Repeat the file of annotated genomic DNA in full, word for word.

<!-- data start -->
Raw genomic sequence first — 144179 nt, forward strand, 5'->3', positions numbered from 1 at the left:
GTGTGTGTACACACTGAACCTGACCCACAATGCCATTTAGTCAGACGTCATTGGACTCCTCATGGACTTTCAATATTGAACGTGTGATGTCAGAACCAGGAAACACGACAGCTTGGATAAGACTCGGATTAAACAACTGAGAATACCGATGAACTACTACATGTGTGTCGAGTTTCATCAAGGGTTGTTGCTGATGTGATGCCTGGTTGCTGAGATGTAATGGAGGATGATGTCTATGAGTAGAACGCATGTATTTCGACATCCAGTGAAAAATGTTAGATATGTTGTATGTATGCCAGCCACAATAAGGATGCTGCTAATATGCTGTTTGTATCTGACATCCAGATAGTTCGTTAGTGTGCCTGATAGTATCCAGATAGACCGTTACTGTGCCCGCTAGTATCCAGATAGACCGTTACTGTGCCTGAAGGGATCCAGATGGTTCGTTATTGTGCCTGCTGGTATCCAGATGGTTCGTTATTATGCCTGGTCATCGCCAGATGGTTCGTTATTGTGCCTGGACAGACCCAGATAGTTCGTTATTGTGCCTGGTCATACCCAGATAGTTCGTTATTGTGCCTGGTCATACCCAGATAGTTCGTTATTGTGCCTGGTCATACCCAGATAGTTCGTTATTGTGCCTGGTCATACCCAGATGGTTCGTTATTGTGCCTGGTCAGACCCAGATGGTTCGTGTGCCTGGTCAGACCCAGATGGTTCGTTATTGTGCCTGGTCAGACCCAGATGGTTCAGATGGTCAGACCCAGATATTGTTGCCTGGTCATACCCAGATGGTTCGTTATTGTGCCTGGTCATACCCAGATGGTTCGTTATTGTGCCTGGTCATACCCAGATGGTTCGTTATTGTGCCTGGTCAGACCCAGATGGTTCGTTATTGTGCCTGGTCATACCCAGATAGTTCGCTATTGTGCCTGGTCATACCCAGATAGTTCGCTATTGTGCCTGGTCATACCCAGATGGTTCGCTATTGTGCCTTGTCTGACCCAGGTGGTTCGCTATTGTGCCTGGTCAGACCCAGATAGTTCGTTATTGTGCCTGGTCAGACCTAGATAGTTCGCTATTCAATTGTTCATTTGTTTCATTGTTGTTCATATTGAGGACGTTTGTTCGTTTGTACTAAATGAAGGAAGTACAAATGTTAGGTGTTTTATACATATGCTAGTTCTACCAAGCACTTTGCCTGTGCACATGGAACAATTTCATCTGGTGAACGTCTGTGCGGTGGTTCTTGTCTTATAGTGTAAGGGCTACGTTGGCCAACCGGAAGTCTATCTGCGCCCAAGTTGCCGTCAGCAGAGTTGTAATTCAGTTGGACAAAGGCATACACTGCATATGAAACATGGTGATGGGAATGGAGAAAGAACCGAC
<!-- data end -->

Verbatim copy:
Raw genomic sequence first — 144179 nt, forward strand, 5'->3', positions numbered from 1 at the left:
GTGTGTGTACACACTGAACCTGACCCACAATGCCATTTAGTCAGACGTCATTGGACTCCTCATGGACTTTCAATATTGAACGTGTGATGTCAGAACCAGGAAACACGACAGCTTGGATAAGACTCGGATTAAACAACTGAGAATACCGATGAACTACTACATGTGTGTCGAGTTTCATCAAGGGTTGTTGCTGATGTGATGCCTGGTTGCTGAGATGTAATGGAGGATGATGTCTATGAGTAGAACGCATGTATTTCGACATCCAGTGAAAAATGTTAGATATGTTGTATGTATGCCAGCCACAATAAGGATGCTGCTAATATGCTGTTTGTATCTGACATCCAGATAGTTCGTTAGTGTGCCTGATAGTATCCAGATAGACCGTTACTGTGCCCGCTAGTATCCAGATAGACCGTTACTGTGCCTGAAGGGATCCAGATGGTTCGTTATTGTGCCTGCTGGTATCCAGATGGTTCGTTATTATGCCTGGTCATCGCCAGATGGTTCGTTATTGTGCCTGGACAGACCCAGATAGTTCGTTATTGTGCCTGGTCATACCCAGATAGTTCGTTATTGTGCCTGGTCATACCCAGATAGTTCGTTATTGTGCCTGGTCATACCCAGATAGTTCGTTATTGTGCCTGGTCATACCCAGATGGTTCGTTATTGTGCCTGGTCAGACCCAGATGGTTCGTGTGCCTGGTCAGACCCAGATGGTTCGTTATTGTGCCTGGTCAGACCCAGATGGTTCAGATGGTCAGACCCAGATATTGTTGCCTGGTCATACCCAGATGGTTCGTTATTGTGCCTGGTCATACCCAGATGGTTCGTTATTGTGCCTGGTCATACCCAGATGGTTCGTTATTGTGCCTGGTCAGACCCAGATGGTTCGTTATTGTGCCTGGTCATACCCAGATAGTTCGCTATTGTGCCTGGTCATACCCAGATAGTTCGCTATTGTGCCTGGTCATACCCAGATGGTTCGCTATTGTGCCTTGTCTGACCCAGGTGGTTCGCTATTGTGCCTGGTCAGACCCAGATAGTTCGTTATTGTGCCTGGTCAGACCTAGATAGTTCGCTATTCAATTGTTCATTTGTTTCATTGTTGTTCATATTGAGGACGTTTGTTCGTTTGTACTAAATGAAGGAAGTACAAATGTTAGGTGTTTTATACATATGCTAGTTCTACCAAGCACTTTGCCTGTGCACATGGAACAATTTCATCTGGTGAACGTCTGTGCGGTGGTTCTTGTCTTATAGTGTAAGGGCTACGTTGGCCAACCGGAAGTCTATCTGCGCCCAAGTTGCCGTCAGCAGAGTTGTAATTCAGTTGGACAAAGGCATACACTGCATATGAAACATGGTGATGGGAATGGAGAAAGAACCGAC